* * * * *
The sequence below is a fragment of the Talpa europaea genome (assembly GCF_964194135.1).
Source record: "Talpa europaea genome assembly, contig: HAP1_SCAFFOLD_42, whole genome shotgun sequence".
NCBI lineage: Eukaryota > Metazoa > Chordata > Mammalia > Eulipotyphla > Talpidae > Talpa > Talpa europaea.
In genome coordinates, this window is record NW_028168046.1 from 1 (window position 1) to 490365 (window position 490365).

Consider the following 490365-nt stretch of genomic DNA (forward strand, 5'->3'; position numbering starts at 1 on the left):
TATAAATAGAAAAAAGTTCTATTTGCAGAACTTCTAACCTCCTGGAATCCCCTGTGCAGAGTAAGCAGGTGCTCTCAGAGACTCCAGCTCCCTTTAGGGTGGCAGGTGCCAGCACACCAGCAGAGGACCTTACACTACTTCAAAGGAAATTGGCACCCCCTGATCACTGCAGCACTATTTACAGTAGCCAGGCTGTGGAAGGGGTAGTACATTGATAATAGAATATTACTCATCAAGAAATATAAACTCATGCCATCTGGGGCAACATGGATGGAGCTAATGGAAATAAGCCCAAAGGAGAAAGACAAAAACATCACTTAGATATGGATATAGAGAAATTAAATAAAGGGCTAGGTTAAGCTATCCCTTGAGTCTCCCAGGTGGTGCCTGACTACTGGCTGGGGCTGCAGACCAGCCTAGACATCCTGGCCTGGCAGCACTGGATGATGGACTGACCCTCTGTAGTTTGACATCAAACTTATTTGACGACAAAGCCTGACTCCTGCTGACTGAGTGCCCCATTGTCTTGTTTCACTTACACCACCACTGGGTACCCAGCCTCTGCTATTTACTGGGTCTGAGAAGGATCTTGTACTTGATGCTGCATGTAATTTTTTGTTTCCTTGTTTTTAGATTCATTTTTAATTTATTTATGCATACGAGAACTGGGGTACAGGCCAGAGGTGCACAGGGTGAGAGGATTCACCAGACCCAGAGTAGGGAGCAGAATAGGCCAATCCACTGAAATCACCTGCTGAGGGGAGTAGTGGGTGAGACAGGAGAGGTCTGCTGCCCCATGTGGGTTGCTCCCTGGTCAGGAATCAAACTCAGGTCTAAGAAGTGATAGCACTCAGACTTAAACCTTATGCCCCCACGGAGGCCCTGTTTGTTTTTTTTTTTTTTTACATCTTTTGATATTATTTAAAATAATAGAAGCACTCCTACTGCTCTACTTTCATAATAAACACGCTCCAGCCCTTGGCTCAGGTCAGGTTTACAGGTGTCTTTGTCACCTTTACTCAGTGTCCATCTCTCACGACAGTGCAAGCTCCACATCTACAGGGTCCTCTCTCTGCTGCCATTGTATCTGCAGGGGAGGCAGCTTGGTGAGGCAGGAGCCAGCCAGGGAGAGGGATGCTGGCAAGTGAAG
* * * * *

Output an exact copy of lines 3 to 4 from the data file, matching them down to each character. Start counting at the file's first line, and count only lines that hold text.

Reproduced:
NCBI lineage: Eukaryota > Metazoa > Chordata > Mammalia > Eulipotyphla > Talpidae > Talpa > Talpa europaea.
In genome coordinates, this window is record NW_028168046.1 from 1 (window position 1) to 490365 (window position 490365).